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Avatar_f_tn
I am 45 years old. Have endured SVT episodes since I was 11 yrs old. Im not over weight, and I exercise daily. 2 years ago, I was hit with breast cancer, and since my cancer removal double masectomy w reconstruction surgery, my heart has doubled the episodes. One Cardiologist told me to keep the heart walls clear from fat build up. In other words, eat right and stay fit helps. Try any or all of the remedies that I have found helpful, such as:
1. Lay down flat in a hard surface, like the floor or if it happens while you are driving, pull over and lay in the back seat.
2. Breathe deeply and relax yr mind, dont panic
3. Put yr arms above yr head, and yr legs straight up, it helps bring circulation back to the heart
4. If u take medicine, Chew up yr beta blockers instead of swallowing them
5. Drink an apple juice or any drink high w sugar, no caffeine pls!!!
6. Stay away from caffeine


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Avatar_f_tn
I am 45 years old. Have endured SVT episodes since I was 11 yrs old. Im not over weight, and I exercise daily. 2 years ago, I was hit with breast cancer, and since my cancer removal double masectomy w reconstruction surgery, my heart has doubled the episodes. One Cardiologist told me to keep the heart walls clear from fat build up. In other words, eat right and stay fit helps. Try any or all of the remedies that I have found helpful, such as:
1. Lay down flat in a hard surface, like the floor or if it happens while you are driving, pull over and lay in the back seat.
2. Breathe deeply and relax yr mind, dont panic
3. Put yr arms above yr head, and yr legs straight up, it helps bring circulation back to the heart
4. If u take medicine, Chew up yr beta blockers instead of swallowing them
5. Drink an apple juice or any drink high w sugar, no caffeine pls!!!
6. Stay away from caffeine


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Avatar_f_tn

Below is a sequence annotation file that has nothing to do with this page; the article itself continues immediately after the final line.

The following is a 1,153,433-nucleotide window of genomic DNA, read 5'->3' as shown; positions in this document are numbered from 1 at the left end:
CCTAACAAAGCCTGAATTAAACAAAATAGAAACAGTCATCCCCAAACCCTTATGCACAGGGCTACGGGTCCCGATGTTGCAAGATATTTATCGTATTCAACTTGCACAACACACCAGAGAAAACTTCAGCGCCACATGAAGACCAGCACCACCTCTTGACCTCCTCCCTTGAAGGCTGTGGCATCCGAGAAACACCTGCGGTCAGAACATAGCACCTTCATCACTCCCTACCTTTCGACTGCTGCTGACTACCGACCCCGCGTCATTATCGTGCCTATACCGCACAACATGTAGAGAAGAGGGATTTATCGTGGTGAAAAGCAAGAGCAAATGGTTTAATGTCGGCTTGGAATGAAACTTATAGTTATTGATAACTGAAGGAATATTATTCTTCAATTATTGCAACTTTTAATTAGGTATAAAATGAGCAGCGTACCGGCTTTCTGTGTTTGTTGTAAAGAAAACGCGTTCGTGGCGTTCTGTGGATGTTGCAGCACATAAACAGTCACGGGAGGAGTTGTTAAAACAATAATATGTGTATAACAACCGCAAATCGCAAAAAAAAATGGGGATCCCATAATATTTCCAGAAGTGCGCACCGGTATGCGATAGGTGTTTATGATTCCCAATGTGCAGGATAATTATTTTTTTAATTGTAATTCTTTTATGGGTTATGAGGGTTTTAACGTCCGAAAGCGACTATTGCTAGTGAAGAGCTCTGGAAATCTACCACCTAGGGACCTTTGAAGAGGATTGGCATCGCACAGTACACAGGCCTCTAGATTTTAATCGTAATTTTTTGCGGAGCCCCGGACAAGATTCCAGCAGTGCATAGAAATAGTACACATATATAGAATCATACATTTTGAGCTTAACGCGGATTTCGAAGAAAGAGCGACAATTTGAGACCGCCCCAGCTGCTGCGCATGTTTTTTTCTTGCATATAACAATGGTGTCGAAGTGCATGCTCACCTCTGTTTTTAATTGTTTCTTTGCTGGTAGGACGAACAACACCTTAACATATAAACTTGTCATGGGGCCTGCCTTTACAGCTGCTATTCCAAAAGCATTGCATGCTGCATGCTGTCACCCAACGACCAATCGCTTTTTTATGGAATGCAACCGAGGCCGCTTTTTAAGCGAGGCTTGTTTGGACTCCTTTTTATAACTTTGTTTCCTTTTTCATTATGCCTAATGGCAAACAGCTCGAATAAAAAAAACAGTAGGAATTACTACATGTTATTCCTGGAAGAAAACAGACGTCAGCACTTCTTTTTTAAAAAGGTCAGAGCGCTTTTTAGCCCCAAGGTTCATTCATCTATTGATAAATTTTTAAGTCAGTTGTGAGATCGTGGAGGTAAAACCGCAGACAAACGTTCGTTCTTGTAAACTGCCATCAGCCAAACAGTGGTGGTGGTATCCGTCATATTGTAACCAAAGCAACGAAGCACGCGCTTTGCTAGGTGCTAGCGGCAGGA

Doing a handstand stops it instantly. It makes the blood rush to your heart so your heart grts the amount it needs without beating 150 beats a minute. Do it up against a wall and have someone hold your legs up.
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Avatar_m_tn
this really does work... i had a 2 hour attack this morning and simply could not stop it with usual methods.... i had to call the ambulance who tried a couple of things.  Then they upended me on the bed into a semi headstand position and got me to blow really hard into a syringe for the pressure... 15 seconds did the trick and man was i relieved!  after 2 hours of beating 240 a minute i was kinda exhausted.
So do give this one a try cos it worked for me. :)
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329165_tn?1412685860
I watched a documentary the other day and the patient also had an SVT attack and the Doctor gave her the syringe to blow on and it worked!  I was amazed!
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Avatar_m_tn
Hi all, i also suffer from the confounded SVT, what I have learnt to do is sit with back straight, then pressurise your tummy similar to you straining to push if you were constipated, ( sorry ) this in effect seams to compress the lungs diaphragm and in a seance crimp the heart. The effect seems to pressurises you head, so to speak, then you know you doing the it right way. That momentary compression of the heart stops my SVT instantly, it works every time.